Justin Wilson, a self-taught mycologist and horticulturalist from Broken Hill, has developed a soil remediation product that he claims could do away with the need for fertilisers, while helping clean up chemical pollution.
Mr Wilson is looking for funding through a tender to get the project off the ground and he’s also of the belief the mines should partly contribute to the development of the product.
Through research – via a book titled Radical Mycology, written by Peter McCoy – Mr Wilson has found that fungi and plants can help clean up oil and chemical spills from mines, using phytoremediation (using plants to clean up contaminated environments), vermiremediation (involving earthworms converting solid organic materials and wastes into vermicompost which acts as a soil conditioner and nutrient-rich manure) and mycoremediaton (utilising fungi mycelium in contaminated soil sites as a remedial treatment) – the latter of which is the basis of his product.
“Because the mines cut down all the trees and went underground for mine stopes, it’s kind of up to BHP to rehabilitate the area, as well as part of a conservation management of the mine and the damage that they’ve caused,” Mr Wilson told the Truth.
“Surely they can afford to pay the volunteers to help start remediating. It’ll be great to see that for the community. It can create jobs, it can bring tourism back, and have an arid land garden pretty much all the way around and make Broken Hill bloody green again.”
A friend of Mr Wilson’s, Matthias Salamone, got his thesis in the use of mycorrhizal fungus in an urban farming environment, studying more than 60 products on the market, with this one coming out on top. It all culminates in a process where Mr Wilson can take soil samples with the product, send it to be analysed and come back with identification of which microbes are growing in the soil, or what pollution is within.
“I’m hoping to get a start-up, go to the Council and look at the tender because there’s no green waste being utilised at the moment. I think they’re just putting it into landfill, which is a massive waste. There’s a massive resource there and this can be a huge Earth repair, we can repair so much pollution,” Mr Wilson says.
“You can train types of fungus to break down plastics and pollutions. You can teach a fungus to create the enzymes to destroy the plastic pollution and then negate that,” he said.
“For instance, if there was a spill at the mine of their solvents that they use, you can use a combination of the three or four [enzymes] just by drilling some holes to get some oxygen down there because they require oxygen, they’re aerobic.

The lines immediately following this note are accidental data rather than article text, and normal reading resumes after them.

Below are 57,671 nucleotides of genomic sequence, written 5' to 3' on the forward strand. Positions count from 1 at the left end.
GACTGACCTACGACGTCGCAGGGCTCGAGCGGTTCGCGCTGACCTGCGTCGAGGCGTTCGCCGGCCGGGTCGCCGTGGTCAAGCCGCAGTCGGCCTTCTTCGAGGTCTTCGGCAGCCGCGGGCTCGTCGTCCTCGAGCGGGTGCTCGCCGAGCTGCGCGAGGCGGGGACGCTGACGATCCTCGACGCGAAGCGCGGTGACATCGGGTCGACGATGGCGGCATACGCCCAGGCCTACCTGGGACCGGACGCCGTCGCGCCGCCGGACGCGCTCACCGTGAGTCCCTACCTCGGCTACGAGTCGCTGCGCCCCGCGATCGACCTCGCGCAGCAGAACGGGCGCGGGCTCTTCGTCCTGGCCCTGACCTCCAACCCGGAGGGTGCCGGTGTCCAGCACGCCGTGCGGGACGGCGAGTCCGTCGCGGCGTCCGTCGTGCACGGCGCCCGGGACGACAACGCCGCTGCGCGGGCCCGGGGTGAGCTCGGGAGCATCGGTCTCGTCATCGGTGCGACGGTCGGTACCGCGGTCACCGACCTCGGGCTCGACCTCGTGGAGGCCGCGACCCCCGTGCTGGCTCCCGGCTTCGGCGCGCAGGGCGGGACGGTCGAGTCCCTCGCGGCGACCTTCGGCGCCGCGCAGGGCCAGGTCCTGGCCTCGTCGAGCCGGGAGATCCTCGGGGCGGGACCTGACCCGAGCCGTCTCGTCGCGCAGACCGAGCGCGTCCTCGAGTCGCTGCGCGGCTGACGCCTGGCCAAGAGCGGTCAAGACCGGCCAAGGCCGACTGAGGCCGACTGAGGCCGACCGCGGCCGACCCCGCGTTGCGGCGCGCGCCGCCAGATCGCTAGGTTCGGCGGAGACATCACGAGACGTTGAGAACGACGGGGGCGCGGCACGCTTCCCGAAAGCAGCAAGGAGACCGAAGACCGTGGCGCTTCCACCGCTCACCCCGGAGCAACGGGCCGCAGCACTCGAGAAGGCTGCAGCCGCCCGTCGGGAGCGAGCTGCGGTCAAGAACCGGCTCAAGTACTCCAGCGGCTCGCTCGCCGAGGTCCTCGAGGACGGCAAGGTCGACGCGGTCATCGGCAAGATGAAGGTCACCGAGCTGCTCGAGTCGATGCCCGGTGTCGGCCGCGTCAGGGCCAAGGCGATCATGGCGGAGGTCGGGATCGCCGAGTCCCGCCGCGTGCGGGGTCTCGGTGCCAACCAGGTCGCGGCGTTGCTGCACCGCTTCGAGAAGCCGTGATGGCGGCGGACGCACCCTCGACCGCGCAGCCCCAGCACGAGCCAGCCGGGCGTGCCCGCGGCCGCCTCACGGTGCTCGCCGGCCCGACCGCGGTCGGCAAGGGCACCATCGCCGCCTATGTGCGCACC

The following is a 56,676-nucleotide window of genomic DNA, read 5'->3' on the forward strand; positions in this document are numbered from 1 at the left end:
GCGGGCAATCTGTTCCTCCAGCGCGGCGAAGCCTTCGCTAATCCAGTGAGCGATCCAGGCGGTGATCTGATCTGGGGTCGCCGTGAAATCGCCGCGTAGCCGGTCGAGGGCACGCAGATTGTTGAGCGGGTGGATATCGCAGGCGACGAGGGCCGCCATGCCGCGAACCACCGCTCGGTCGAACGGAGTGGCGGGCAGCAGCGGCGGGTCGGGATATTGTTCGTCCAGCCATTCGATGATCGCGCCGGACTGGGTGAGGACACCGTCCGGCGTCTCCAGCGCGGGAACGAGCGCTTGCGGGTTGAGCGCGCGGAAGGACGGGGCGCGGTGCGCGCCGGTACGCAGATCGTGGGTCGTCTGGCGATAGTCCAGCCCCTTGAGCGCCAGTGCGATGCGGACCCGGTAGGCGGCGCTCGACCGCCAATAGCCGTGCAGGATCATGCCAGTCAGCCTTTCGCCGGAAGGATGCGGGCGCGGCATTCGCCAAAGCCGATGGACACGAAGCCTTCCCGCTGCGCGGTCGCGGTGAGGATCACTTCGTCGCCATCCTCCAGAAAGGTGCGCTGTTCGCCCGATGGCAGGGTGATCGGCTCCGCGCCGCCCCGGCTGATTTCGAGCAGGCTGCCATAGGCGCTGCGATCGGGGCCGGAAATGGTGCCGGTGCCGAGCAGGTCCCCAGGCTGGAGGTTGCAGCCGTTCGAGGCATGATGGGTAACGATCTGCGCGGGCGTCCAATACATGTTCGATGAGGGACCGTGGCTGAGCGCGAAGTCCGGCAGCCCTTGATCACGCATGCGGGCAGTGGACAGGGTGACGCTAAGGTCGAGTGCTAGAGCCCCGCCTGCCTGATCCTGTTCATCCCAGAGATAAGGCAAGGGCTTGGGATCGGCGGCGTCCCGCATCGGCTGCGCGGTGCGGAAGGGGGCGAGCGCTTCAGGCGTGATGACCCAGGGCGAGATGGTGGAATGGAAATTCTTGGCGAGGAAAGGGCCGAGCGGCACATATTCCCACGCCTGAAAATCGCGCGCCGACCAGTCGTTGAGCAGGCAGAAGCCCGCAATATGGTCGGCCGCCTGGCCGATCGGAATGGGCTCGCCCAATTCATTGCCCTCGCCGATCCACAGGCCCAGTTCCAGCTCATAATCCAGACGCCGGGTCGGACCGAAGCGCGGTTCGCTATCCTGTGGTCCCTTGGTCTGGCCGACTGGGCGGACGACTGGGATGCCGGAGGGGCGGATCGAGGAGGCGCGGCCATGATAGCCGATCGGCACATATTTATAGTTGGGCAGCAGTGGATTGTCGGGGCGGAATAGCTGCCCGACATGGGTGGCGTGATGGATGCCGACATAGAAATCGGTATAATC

“With this one, the plants, the mushrooms, can remove heavy metals. If you have a heavy metal spill, you can put this remediation in place, pick it all up into a living organism, take it and dispose of it safely.
“All this living stuff, you don’t have to dig up the Earth and go and take it somewhere else, this will bring the soil to life. You can turn an oil spill into a living oasis using this,” he claims.
“It’s absolutely amazing what I’ve come across here.”
The new product doesn’t just have claimed advantages in cleaning up chemical spills, it’s also going to be aimed at the general gardener who wants to do away with chemical fertilisers.
“It’s good for the home gardens as well, it’s not only just to clean pollution,” says the soil inventor.
Mr Wilson explained that the mycelium of the mushroom and roots of the plant link to create arbuscles, with the mushroom going inside the plant to create a bind inside. The plant then gives them sugars from the sun – photosynthesis – and in return, the mushrooms give minerals and nutrients from the soil.
“You cannot compare it to any current fertiliser. Given enough time, it will create its own underground network. It literally sends signals – like your brain. Scientists can put a measurement here and over here, and instantly, just as quick as your brain’s neurons, you can send and receive information from predators and create this defensive network in your garden. They’re quite smart, these mushrooms and plants,” Mr Wilson says.
Mr Wilson is hoping to get his start-up going with support from Council, Landcare and the public, with plans to expand the product’s reach.
“I need the resources to be able to start up a new business, a new start-up, something that’s niche, a brand new way of clean up pollutions, it’s leading edge, but taking it back to nature,” he said.
“And more field research is needed, maybe the opportunity to have a site set up and some funding through one of the mining companies, say if they’ve had a spillage of their solvents. To go in and have the soil testing done and then apply an experiment and measurement over time on ways to reduce their cost in remediating the pollution.”
Mr Wilson can be contacted on 08 8087 0113 to discuss the tender for the product, or the project overall.